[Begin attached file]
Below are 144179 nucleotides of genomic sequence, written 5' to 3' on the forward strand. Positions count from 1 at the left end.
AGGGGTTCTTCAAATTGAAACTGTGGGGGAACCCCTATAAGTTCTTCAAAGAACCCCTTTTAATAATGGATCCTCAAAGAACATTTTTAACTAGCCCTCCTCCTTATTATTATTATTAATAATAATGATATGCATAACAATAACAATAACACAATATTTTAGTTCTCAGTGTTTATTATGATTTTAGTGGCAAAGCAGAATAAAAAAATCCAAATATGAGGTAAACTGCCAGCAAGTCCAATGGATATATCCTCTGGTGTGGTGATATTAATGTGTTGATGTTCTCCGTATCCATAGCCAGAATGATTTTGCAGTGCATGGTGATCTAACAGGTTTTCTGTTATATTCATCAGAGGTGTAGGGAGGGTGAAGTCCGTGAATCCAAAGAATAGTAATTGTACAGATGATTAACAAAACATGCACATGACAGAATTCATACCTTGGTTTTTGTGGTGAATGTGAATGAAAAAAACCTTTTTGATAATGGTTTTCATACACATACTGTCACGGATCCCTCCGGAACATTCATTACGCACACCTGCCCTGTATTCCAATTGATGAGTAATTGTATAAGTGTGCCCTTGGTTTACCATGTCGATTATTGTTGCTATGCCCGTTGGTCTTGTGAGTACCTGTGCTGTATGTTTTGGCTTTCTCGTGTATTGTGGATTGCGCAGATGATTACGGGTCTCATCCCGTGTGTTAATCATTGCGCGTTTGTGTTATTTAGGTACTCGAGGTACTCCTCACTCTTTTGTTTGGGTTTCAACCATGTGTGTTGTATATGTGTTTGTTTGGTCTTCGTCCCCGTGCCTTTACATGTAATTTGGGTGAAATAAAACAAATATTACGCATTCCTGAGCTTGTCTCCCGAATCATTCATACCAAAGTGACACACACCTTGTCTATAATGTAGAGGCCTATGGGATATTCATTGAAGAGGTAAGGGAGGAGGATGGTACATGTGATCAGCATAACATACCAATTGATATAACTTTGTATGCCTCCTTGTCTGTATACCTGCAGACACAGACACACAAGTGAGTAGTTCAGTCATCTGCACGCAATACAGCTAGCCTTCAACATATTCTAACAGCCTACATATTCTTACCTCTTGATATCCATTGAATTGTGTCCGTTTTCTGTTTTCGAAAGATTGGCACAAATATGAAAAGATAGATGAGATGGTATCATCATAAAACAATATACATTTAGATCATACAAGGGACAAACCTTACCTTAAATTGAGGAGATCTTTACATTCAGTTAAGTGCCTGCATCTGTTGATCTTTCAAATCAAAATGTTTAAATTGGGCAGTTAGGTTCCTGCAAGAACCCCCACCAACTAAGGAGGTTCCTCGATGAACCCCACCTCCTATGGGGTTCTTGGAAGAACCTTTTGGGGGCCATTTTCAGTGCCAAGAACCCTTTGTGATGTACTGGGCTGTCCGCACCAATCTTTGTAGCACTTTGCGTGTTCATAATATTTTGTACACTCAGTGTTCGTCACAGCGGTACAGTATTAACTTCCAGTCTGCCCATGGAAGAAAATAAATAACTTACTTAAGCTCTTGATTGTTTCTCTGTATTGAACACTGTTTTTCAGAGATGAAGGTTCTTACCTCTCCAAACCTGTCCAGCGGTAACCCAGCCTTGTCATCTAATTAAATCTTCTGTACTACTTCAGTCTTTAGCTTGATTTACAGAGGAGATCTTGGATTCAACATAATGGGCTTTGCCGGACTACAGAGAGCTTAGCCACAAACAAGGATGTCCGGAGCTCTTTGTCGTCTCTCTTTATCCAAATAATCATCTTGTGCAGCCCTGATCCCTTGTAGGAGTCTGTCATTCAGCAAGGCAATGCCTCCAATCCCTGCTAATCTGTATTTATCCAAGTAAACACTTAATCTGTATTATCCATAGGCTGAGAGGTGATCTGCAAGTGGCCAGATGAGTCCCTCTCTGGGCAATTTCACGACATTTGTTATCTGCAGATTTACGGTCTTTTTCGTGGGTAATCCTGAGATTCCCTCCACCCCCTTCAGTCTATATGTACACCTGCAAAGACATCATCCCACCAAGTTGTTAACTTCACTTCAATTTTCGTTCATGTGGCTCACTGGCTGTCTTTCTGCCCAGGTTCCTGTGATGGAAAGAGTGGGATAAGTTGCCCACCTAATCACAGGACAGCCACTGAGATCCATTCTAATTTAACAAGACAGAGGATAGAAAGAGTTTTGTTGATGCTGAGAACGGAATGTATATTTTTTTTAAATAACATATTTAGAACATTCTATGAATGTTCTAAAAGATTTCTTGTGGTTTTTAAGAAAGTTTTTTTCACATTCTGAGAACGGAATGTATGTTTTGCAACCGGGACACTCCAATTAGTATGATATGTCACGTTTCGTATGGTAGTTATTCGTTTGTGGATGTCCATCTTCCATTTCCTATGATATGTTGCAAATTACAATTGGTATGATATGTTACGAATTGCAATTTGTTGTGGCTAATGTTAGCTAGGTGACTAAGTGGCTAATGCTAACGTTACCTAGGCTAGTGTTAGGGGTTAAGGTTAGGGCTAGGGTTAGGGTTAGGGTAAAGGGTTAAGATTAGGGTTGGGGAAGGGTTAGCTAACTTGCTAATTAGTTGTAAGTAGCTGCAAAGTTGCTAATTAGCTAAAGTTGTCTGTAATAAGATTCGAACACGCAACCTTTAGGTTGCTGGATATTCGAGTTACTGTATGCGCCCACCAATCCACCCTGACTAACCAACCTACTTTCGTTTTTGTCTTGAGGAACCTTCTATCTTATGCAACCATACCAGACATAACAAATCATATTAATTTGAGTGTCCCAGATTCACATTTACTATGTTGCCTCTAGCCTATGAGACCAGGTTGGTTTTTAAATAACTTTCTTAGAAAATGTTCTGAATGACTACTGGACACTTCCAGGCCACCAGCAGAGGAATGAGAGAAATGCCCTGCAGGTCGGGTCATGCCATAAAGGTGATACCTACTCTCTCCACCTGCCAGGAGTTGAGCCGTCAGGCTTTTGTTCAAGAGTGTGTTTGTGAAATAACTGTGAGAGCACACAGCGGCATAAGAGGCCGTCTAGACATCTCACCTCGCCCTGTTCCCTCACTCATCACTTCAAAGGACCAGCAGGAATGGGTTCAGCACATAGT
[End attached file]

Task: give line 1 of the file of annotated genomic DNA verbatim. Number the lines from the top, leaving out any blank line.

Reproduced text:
Below are 144179 nucleotides of genomic sequence, written 5' to 3' on the forward strand. Positions count from 1 at the left end.